“I have told police and testified [to the grand jury],” Uecker said in a 1975 affidavit, “that there was a distance of at least one and one-half feet between the muzzle of Sirhan’s gun and Senator Kennedy’s head. The revolver was directly in front of my nose. … There is no way that the shots described in the autopsy could have come from Sirhan’s gun. … Sirhan never got close enough to a point-blank shot, never.”
But at trial, neither prosecutors nor Sirhan’s defense team focused on the distance between Kennedy and Sirhan. Though Sirhan and prosecutors reached a plea deal in January 1969 for Sirhan to admit guilt and receive a life sentence — a deal the judge rejected — and trial began on Jan. 7, records show prosecutors did not provide coroner Thomas Noguchi’s autopsy report until about Feb. 22. By that time, the defense had already decided to concede that Sirhan had shot Kennedy and was trying simply to avoid the death penalty by claiming he was mentally ill.
Noguchi found that four shots had been fired at Kennedy from at most three inches away. Three shots appeared to be in contact with Kennedy’s back and shoulder, based on powder burns to his jacket, Noguchi said, with one shot passing through the jacket’s shoulder pad and not touching Kennedy. All three were fired sharply upward. The fourth shot was fired into the back of Kennedy’s head from three inches away, Noguchi concluded, by test-firing a similar gun to determine how much gunpowder sprayed at various distances.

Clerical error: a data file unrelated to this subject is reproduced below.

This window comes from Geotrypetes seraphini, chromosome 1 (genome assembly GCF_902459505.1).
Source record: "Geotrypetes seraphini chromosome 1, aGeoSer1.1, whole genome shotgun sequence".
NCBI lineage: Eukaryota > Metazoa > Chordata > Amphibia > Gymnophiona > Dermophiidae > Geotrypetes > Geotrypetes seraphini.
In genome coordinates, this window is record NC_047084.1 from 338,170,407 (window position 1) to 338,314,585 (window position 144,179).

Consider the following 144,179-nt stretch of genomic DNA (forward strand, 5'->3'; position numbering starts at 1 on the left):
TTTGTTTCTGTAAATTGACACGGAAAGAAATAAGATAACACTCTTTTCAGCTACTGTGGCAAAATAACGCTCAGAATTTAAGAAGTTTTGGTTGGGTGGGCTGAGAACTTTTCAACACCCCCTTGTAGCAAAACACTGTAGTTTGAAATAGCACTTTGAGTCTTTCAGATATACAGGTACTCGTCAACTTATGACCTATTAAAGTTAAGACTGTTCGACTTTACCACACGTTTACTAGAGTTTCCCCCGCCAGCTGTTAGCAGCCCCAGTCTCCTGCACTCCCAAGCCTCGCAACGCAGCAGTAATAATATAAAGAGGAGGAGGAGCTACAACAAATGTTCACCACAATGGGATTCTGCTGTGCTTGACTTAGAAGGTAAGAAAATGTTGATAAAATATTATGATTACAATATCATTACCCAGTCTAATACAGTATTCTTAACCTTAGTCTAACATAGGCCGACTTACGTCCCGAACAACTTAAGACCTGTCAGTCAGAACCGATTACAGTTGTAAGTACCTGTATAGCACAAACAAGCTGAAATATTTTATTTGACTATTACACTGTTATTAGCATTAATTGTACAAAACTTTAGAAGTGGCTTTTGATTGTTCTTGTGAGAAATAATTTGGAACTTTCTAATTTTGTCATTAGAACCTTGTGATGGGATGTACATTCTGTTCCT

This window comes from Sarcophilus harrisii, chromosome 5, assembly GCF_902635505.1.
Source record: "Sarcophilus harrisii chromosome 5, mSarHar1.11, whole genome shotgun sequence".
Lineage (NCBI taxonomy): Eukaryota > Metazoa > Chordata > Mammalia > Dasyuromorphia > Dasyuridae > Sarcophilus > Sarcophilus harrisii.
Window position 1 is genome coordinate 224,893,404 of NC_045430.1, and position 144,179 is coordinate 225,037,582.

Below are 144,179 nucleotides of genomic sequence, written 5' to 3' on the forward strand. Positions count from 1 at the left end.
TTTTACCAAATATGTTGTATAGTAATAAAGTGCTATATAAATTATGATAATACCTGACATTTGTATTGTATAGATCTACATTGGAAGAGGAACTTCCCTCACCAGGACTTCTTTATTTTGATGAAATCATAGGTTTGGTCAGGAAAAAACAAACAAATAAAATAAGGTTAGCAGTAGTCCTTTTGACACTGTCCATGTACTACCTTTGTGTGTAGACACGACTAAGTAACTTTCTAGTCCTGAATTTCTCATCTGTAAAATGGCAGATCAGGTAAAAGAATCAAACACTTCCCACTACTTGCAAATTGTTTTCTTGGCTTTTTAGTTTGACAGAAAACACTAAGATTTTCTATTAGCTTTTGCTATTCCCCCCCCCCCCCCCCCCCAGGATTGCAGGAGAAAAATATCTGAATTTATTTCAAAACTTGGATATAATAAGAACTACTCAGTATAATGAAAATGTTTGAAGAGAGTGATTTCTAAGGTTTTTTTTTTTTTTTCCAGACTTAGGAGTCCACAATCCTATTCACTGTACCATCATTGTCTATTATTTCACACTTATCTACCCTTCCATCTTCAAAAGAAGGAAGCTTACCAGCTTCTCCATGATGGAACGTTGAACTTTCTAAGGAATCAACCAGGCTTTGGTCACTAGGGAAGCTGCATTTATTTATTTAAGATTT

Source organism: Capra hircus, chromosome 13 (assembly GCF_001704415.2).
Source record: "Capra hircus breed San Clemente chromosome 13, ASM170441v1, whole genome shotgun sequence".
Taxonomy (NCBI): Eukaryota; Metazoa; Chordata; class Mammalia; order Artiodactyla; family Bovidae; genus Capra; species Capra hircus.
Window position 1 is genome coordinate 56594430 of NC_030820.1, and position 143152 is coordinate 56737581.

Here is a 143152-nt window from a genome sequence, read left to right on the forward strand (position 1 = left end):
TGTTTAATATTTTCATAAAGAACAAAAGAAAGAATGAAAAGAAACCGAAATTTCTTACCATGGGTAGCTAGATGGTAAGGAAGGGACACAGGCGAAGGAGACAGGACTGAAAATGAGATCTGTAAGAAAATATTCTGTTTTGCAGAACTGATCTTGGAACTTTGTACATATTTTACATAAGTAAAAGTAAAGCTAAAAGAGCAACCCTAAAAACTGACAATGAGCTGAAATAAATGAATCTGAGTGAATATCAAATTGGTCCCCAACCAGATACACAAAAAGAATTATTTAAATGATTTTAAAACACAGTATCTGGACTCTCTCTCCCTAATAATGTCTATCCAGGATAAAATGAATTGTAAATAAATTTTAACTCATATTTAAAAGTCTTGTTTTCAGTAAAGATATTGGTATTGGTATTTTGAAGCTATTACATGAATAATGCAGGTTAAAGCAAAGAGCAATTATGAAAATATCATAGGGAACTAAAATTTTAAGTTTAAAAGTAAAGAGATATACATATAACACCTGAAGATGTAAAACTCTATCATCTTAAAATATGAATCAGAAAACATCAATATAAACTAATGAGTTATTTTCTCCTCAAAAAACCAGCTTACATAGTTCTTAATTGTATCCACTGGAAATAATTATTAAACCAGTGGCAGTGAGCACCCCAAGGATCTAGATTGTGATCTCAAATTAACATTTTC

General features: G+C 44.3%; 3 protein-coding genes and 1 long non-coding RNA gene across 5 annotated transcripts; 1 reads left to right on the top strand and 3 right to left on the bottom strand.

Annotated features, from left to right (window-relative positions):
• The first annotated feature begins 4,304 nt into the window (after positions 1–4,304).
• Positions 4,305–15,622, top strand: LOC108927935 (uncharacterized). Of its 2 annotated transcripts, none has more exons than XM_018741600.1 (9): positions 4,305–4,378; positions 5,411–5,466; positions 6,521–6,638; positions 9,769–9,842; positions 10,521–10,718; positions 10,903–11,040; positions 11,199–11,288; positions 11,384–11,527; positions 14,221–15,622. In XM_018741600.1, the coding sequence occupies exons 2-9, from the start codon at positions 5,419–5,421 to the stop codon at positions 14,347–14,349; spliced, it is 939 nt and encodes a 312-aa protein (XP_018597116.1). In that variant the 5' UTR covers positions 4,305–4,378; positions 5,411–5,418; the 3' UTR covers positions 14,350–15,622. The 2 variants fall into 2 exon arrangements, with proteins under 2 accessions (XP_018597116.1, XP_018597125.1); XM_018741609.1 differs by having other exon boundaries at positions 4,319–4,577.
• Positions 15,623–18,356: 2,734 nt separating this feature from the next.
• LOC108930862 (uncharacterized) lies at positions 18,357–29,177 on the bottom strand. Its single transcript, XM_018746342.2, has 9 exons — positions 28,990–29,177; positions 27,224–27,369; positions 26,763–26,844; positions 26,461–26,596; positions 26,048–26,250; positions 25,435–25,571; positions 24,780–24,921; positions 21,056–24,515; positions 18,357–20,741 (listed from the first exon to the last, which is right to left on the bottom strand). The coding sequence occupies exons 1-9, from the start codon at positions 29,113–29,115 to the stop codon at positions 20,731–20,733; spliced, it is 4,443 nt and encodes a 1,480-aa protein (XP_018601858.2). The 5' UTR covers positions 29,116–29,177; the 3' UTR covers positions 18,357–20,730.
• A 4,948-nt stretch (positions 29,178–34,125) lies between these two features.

“Thus I have never said,” Noguchi wrote in his autobiography, “that Sirhan Sirhan killed Robert Kennedy.” At a conference last month of RFK assassination authors, Pittsburgh coroner Cyril Wecht pressed Noguchi as to whether there was a second gunman, but the 91-year-old pathologist said, “That’s not my duty.” He also told Wecht that defense attorneys never spoke with him before the trial and did not ask him about the muzzle distance at trial.
Prosecutors and some authors have theorized that Kennedy turned and raised his arm as the shots began, thus enabling Sirhan to hit him in the back. The government notes that the jury heard the evidence, convicted Sirhan and sentenced him to death, which was later commuted to a life term. But there was plenty of evidence the jury never heard. An appeal Sirhan’s current lawyers have pending to the Inter-American Commission on Human Rights says Sirhan suffered from ineffective assistance from his legal team.
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The defense attorneys also went lightly on Los Angeles police criminalist DeWayne Wolfer, who oversaw the crime-scene investigation. He and Noguchi were both photographed pointing to bullet holes in the pantry, and police removed those door frames. Numerous witnesses, including police officers and FBI agents, said the holes were made by bullets. But between the bullets which hit Kennedy and those which hit Schrade and four others, all the bullets from Sirhan’s gun had been accounted for by Wolfer.